Celebrating 150 years of railroads in Japan

On October 14, 1872, Japan’s first passenger rail service opened, running between Yokohama (near modern-day Sakuragicho Station) and Tokyo (near modern-day Shimbashi Station). Such a milestone deserves celebration, especially one observing a service that has, in large degree, molded a nation. Certainly JR East agrees, so that Tokyo, at least, is widely decorated with posters and signboards commemorating the occasion.

But there are various places around Tokyo and elsewhere to find more authentic remnants of those early days of Japan’s railroad, too.

One such fun and interesting spot provides a modern, fusion atmosphere. It is Hibiya Okuroji (okuroji means “inner passage”), a relatively recent development of shops and restaurants in the brick archways built for elevated tracks from Shimbashi to Tokyo in a turn-of-the-century shift of the center of rail travel to closer to the Imperial Palace. These archways still serve as the foundation of the rails carrying the Yamanote, Keihin Tohoku and Tokaido train lines as well as the westbound Shinkansen. Beneath the rails, the archways have long held warehouses and other storage facilities as well as casual bars and restaurants popular with office workers employed nearby.

There was talk, just after the 2011 Tohoku Earthquake, of replacing the brick archways with more modern and robust structures less likely to crumble when/if “the big one” hits Tokyo, but local patrons are so attached to the brick aesthetic that an opposition movement convinced JR East to instead strengthen the arches with reinforced concrete, keeping the look but ensuring safety. In fact, the archways have become so iconic that they feature prominently in JR East’s posters celebrating the sesquicentenary.

Near Yurakucho Station, one section of the area “underneath the train tracks” is known as “Yakitori Alley”. It has been made popular among foreign tourists thanks to the friendly, casual atmosphere and frequent mention in guidebooks and even YouTube videos. So, it seems, local patrons are not the only ones to enjoy this area.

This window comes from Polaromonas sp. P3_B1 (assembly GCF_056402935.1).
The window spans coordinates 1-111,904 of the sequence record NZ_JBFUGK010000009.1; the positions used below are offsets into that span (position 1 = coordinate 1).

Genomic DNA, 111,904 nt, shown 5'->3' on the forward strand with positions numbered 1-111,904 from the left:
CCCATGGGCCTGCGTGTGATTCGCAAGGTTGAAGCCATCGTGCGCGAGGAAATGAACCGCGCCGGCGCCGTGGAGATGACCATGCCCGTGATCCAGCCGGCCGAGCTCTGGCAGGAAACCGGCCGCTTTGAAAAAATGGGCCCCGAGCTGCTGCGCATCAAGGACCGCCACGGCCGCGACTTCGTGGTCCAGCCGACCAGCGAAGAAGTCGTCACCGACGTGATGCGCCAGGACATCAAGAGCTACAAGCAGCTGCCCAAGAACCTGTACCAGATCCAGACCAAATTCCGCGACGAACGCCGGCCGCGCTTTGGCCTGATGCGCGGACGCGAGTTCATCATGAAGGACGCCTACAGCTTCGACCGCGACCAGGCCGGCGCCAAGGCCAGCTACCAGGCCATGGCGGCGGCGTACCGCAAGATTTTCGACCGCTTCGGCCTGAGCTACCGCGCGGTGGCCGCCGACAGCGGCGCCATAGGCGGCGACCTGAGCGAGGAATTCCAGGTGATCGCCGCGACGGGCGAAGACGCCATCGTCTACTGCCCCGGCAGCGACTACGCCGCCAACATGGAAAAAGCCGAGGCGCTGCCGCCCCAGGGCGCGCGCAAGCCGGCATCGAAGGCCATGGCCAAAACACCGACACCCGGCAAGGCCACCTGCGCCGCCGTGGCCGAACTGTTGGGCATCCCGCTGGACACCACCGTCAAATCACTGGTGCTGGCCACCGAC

Hibiya Okuroji is a 300 meter long refurbished section of the archways just south of the Yakitori Alley section, stretching in the direction of Shimbashi Station with some archways open onto the street alongside the arches. It feels new and modern, while at the same time retaining much of the rustic feel of the brick archways. Thanks to the extra reinforcement, it is quiet. One rarely hears the trains frequently passing overhead.

There is even a bit of artwork celebrating the much-loved proletariat vibe of the past. From time to time temporary art exhibitions are also offered throughout the passageway.

Pillars at the southern end of the mall sport vintage photos of the brick arches and the overall early history of rail through this area.

Decor aside, there are more than 50 shops and restaurants in this fascinating space. Visitors will find a wide variety of specialty shops and boutiques to entice them to browse.

And, of course, there are plenty of bars and restaurants. Some offer simple menus so good that people are willing to queue for it, while others are more up-market yet equally popular. The variety of cuisines and styles is surprising for such relatively compact space.

Hibiya Okuroji is a worthwhile walk through for anyone in the Yurakucho-Shimbashi vicinity, whether there on business or for pleasure. Just allow enough time to explore thoroughly and maybe have a bite to eat.

© 2022 Jigsaw-japan.com and Vicki L. Beyer
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